It was also notable that the barrels, though quite light for length, had joining ribs that extended their full length; I prefer this to the modern habit of trying to lose weight by dispensing with joining ribs under the forend.
The barrels have ventilated joining ribs and a ventilated, flat, 10mm top rib. The rib presents a good picture to the eye, it was well finished on its top surface and perfectly flat with well braised bridges (by no means a rule with less costly guns).
We have already discussed the action type. The Browning style bolting mechanism results in a deeper profile that a Beretta or Boss type. This can sometimes be an issue, but somehow, Guerini have managed to style the action body so that it does not look anything less than svelte. The quality of finish is excellent as well. Everything works as it should. The trigger mechanism is inertia operated as in most modern guns. Pulls were good, even though coil springs power the hammers in the action (V springs have been abandoned by mass manufacturers generally speaking, though it is nice to seem them in the new Italian made Webley 700 side by side models).
The Guerini’s stock suited me well too. It has pretty standard drop measurements - 1 3/8” at comb and 1 7/8” at heel. Like most Guerini guns that I have played with, the grip seemed well designed. I like a grip to fill the hand and to be relatively even in depth. As noted earlier, the style of trap stock on this gun is not unlike that on a Browning, the international style stock which Guerini offer is more bulbous in pattern and a little higher in the comb. It was relatively even in depth as is my preference. Comb height is a major issue in trap shooting in my experience - it is always the most important gunfit dimension. I prefer to have a DTL stock only a little higher than a sporter,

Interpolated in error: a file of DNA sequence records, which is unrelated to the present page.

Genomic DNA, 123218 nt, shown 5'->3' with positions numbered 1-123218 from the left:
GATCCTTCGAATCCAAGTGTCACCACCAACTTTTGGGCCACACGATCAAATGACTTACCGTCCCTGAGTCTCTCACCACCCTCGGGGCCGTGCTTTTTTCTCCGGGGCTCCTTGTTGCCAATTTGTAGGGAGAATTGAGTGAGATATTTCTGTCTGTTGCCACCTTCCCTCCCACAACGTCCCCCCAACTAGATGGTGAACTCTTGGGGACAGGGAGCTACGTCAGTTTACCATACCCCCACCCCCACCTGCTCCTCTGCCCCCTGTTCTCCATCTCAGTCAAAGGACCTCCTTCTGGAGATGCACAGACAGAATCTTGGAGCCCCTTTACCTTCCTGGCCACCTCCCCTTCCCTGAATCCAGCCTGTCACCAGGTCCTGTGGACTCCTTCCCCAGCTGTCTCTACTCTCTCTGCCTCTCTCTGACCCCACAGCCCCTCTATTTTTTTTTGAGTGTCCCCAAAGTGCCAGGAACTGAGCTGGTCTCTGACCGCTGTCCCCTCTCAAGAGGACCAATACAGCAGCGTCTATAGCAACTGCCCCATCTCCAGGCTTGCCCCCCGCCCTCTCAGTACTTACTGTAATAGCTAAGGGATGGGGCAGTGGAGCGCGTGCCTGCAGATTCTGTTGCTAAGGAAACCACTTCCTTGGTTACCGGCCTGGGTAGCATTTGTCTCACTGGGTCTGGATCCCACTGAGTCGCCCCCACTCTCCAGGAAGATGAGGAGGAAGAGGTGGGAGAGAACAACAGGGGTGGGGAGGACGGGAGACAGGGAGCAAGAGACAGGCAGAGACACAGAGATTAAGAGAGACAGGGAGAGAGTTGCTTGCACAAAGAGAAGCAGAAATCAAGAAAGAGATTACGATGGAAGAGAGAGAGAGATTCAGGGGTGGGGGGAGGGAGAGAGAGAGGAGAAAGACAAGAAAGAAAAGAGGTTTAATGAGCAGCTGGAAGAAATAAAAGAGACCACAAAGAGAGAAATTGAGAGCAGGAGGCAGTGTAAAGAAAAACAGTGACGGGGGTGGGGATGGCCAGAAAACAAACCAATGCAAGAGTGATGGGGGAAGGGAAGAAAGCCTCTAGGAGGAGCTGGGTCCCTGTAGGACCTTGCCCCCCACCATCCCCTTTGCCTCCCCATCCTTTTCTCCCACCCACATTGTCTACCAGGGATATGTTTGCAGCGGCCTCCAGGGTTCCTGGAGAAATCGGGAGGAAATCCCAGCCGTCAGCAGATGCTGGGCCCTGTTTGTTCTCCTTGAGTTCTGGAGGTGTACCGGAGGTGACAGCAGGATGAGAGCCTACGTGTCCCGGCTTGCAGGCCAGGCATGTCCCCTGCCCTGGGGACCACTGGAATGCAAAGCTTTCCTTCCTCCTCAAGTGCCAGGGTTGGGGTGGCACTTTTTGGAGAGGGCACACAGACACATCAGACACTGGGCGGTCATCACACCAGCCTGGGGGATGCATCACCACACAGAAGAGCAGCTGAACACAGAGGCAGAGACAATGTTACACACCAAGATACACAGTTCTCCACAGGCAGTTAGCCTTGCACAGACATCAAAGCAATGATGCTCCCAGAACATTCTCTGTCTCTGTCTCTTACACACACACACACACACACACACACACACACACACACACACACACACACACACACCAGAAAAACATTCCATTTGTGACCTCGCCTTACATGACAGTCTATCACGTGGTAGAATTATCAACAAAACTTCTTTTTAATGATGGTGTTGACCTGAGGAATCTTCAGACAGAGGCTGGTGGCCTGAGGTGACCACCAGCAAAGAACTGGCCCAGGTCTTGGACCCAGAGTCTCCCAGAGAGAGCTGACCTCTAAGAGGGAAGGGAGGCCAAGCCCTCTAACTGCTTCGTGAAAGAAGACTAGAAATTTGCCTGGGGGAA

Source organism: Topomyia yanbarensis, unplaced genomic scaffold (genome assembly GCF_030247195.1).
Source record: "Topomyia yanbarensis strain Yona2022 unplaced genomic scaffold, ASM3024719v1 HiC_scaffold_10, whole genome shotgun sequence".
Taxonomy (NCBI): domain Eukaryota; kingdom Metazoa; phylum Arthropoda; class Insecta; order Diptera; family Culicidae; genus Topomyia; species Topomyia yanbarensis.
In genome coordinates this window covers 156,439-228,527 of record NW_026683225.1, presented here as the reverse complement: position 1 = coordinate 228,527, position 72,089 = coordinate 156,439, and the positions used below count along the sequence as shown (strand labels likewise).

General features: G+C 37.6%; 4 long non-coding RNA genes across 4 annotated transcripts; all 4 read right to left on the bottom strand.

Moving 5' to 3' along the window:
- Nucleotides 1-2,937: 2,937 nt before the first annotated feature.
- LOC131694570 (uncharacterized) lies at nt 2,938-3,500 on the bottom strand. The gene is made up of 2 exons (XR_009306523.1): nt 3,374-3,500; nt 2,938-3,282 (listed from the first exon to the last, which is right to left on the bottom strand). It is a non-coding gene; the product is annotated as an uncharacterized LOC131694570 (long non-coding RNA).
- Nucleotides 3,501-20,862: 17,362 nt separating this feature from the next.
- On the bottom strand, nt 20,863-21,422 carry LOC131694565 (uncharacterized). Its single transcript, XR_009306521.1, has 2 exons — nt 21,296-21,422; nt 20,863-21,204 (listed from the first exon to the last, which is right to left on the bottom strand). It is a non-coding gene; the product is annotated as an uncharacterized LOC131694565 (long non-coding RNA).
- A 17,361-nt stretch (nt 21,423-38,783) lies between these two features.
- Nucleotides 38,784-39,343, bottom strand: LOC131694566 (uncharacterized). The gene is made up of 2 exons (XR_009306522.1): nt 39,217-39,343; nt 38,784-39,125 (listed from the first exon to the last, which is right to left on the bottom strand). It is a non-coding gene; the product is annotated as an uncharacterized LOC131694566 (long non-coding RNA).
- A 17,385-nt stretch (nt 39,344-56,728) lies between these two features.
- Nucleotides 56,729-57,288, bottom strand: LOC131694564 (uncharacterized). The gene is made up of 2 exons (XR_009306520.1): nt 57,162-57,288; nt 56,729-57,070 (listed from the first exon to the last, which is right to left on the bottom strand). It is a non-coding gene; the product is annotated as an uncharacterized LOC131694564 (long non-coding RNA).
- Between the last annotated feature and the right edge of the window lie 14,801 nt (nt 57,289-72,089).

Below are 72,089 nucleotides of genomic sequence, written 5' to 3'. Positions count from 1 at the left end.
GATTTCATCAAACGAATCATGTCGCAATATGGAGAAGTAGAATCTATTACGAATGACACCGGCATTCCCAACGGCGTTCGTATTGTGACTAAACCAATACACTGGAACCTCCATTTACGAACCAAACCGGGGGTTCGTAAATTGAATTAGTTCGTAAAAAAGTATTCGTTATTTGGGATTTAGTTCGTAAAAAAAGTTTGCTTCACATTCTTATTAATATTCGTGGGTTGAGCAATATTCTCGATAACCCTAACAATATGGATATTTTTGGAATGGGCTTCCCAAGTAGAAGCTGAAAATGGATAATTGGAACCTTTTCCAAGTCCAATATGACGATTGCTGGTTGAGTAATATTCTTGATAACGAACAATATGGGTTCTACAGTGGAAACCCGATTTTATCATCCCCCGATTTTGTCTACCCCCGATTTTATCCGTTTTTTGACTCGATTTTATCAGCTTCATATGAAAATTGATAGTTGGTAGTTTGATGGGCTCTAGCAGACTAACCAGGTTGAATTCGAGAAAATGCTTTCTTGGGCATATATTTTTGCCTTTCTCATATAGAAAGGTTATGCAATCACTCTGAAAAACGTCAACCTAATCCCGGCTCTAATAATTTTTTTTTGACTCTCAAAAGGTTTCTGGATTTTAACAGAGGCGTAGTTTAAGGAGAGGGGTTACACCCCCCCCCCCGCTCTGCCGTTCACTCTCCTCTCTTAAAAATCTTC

but for disciplines like ABT and Olympic, I prefer a stock that is significantly higher (usually about 1/8” at face/middle). My experience of OT is not great, but I have found it much easier with the high gun.
Finish on the woodwork was good with practical chequering and thumb grooves at the top on both sides of the beaver-tail style forend. There was a button style release catch at the front. The wood was, however, a bit light in colour and might have been stained down. Apart from the red rubber, ventilated, recoil pad (replaced in the latest models) I liked the stock a lot.
This was a very good gun to shoot. In fact it shot effortlessly. Kevin Gill who was with me on the test also noted this; I don’t recall that either of us missed much - if anything - in the 50 or so shots we put through the gun. Recoil control was good, the stock was practical.
I can’t say much more - this is a well made, well priced guns. There is no doubt that you could win competitions with it and it looks quite smart too. If I was in the market for a trap gun I would give it very serious consideration, especially as it shoots as well as guns costing a lot more.